Otherwise, we have to consider our other concerns. Now I appreciate you have not seen fleas on Dude. The reason I asked is because flea allergy dermatitis is the most common allergen of the cat and is most often seen to effect the tail base. Therefore, when we have a pattern of skin changes like this, it is prudent to update flea treatment (since it's an economical way to rule this out). Especially as the cat only needs to be bitten once by a flea and have its saliva injected into his skin to start the allergic reaction that can lead to milliary dermatitis of the tail based. And this year has been horrific for fleas in the UK. Therefore, even if you are not seeing a hint of fleas, it is still worth covering your bases and if you use a product like Advocate you can rule out mites at the same time.

Further to addressing the allergen, you can try to address the potentially allergy. To do so, you can consider treating Dude with an antihistamine. To do so, you can use a low dose of OTC Piriton (chlorphenamine). For a cat, he can have 1-2 mg (a quarter or half tablet of the normal human 4mg tablet). This will help reduce the allergic reaction, though do be aware that it can make him a wee bit drowsy (just as it does people). This can help with all our allergen agents and can reduce the self-trauma that will have lead to the scabbing. Of course, you will want to double check with his vet if he is on any other medication or has any other pre-existing issues you have not mentioned. And if he is very severely irritated with this area of skin, I would just note that you alternatively want his vet to put him on a short course of steroids to halt any allergy reaction.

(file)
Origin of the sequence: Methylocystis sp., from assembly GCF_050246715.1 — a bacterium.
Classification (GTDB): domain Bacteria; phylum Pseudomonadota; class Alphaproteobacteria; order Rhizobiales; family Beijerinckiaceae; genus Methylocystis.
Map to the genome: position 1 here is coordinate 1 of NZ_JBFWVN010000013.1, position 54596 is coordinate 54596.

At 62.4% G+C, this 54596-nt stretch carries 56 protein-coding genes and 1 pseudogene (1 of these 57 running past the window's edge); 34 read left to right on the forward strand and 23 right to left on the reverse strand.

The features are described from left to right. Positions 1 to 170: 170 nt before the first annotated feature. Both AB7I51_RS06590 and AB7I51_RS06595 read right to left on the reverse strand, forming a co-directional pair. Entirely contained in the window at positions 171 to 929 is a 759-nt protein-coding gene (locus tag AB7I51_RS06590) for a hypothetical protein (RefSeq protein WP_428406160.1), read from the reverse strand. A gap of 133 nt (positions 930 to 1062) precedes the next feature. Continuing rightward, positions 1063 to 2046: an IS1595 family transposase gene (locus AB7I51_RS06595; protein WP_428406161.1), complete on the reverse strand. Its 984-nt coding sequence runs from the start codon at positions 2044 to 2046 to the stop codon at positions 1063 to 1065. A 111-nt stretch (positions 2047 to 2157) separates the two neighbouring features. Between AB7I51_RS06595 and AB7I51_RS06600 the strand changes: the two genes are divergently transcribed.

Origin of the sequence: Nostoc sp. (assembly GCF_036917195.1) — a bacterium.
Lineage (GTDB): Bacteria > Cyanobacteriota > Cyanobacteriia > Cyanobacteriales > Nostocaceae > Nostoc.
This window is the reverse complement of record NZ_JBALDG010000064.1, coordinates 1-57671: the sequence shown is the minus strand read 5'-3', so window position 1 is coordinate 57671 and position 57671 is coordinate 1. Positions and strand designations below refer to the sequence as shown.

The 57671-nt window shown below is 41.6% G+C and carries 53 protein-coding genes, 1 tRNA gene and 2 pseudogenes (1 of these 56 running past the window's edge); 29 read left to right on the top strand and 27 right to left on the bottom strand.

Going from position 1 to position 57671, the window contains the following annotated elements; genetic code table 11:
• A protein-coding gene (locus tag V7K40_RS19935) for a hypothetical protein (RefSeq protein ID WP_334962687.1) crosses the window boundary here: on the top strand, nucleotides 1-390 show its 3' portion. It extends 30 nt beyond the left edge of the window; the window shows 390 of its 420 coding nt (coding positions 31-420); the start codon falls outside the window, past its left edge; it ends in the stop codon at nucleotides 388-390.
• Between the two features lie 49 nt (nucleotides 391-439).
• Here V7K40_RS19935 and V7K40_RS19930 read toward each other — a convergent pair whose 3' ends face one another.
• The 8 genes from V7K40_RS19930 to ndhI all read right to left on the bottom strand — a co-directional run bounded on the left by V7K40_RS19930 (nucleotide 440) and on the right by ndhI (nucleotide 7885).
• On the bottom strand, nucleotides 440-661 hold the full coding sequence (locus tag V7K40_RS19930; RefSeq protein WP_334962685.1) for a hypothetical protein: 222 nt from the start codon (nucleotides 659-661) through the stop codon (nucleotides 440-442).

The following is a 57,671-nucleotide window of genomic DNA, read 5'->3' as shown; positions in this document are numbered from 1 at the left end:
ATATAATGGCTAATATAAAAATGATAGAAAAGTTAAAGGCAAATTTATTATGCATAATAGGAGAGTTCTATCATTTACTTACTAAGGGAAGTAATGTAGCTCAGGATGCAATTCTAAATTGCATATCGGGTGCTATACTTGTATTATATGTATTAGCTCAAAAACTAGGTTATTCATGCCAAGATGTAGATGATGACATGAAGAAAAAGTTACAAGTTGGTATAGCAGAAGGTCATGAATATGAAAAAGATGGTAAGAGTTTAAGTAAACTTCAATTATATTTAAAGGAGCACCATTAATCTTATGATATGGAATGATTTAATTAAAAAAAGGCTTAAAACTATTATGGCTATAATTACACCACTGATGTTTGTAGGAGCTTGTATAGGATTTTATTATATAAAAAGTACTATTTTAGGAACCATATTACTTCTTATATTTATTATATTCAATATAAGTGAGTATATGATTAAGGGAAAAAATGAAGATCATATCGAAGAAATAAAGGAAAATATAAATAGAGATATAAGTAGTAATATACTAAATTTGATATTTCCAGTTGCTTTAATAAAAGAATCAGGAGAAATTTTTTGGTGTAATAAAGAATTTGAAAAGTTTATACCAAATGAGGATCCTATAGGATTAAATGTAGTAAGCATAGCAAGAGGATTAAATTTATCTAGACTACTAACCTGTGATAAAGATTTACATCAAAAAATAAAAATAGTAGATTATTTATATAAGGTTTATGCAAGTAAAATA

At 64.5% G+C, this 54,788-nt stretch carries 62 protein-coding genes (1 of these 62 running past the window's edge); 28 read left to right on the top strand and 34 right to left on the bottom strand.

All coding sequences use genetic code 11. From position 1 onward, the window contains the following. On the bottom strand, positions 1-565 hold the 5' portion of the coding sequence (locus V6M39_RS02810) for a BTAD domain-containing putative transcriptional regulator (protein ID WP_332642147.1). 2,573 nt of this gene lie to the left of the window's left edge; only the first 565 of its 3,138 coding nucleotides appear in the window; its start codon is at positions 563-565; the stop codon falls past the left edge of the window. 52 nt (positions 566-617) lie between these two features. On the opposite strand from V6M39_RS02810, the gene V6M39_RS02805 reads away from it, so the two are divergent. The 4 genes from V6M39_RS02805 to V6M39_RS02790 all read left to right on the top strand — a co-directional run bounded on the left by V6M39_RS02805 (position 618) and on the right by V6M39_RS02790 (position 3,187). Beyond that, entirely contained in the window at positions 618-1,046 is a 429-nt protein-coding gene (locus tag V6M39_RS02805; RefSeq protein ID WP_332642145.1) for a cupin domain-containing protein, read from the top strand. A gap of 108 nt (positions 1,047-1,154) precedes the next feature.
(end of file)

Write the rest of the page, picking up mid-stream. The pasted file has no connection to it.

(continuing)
While covering these bases, you can also topically manage the skin. You can bathe the area with a mild cat safe anti-septic (ie dilute chlorohexidine or salt water) a few times daily to decrease bacterial load and help lessen any bacterial influence on his skin changes. If you find that he is scratching the area, then clip his nails short. Or if you find him licking/overgrooming, he may need to wear a buster collar until this settles down.

Finally, instead of Vitamin D, if you wish to try to support his skin cell health, you should consider some essential fatty acid (EFA) supplementation. EFA’s are the fats that are part of skin cells composition and play a role in their health and coat health. A general recommendation for dietary supplementation with essential fatty acids would be to feed 1.5-2.5 ml fish oil per 4kg of body weigh. Alternatively, you can offer a small volume of fresh salmon weekly. If Dude doesn't like fish, then you can speak to your vet about alternative EFA therapies. Examples of oral EFA supplements include Viacutin or Yumega. As well, there is a spot on preparation that gets around a kitty even having to ingest these EFAs, called Allerderm.

Overall, there are a range of issues that we have to consider with his tail base region in this stage. Flea allergy dermatitis due to a rogue flea inducing an allergic reaction would be a major concern due to how commonly it causes these signs, but we do have those other concerns. Therefore as long as you do no feel this is ringworm, you can try the above to rule out allergies, bacteria, fleas, and mite. Furthermore, do consider treating with the EFAs to help support his skin health and help it heal back to normal.

I hope this information is helpful.

If you need any additional information, do not hesitate to ask!

All the best,

Dr. B.